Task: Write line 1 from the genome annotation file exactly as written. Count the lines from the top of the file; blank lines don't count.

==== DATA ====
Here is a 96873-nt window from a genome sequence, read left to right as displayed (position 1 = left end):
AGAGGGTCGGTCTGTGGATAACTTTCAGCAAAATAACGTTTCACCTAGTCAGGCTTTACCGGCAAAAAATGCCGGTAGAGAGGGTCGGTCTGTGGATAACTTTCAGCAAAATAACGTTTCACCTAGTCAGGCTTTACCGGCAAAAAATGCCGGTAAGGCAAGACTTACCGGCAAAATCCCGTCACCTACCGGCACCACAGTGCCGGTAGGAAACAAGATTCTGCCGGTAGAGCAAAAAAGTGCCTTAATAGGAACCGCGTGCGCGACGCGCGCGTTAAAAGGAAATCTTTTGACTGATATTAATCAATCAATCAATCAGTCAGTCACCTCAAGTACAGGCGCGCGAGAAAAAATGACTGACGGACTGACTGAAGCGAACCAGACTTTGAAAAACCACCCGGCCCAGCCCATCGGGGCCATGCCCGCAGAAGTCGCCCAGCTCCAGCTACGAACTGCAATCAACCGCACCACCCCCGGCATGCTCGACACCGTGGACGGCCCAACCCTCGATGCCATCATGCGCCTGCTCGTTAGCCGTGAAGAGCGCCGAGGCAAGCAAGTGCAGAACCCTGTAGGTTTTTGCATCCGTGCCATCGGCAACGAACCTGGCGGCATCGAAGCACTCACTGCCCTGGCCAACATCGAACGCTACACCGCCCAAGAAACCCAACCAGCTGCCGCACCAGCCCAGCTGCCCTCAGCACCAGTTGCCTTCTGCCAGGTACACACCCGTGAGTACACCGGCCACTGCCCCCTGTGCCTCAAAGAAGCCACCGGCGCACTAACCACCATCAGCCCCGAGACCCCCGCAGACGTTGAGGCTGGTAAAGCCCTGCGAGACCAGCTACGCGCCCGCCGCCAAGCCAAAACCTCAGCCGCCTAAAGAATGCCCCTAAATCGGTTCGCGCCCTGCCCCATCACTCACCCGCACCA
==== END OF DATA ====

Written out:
Here is a 96873-nt window from a genome sequence, read left to right as displayed (position 1 = left end):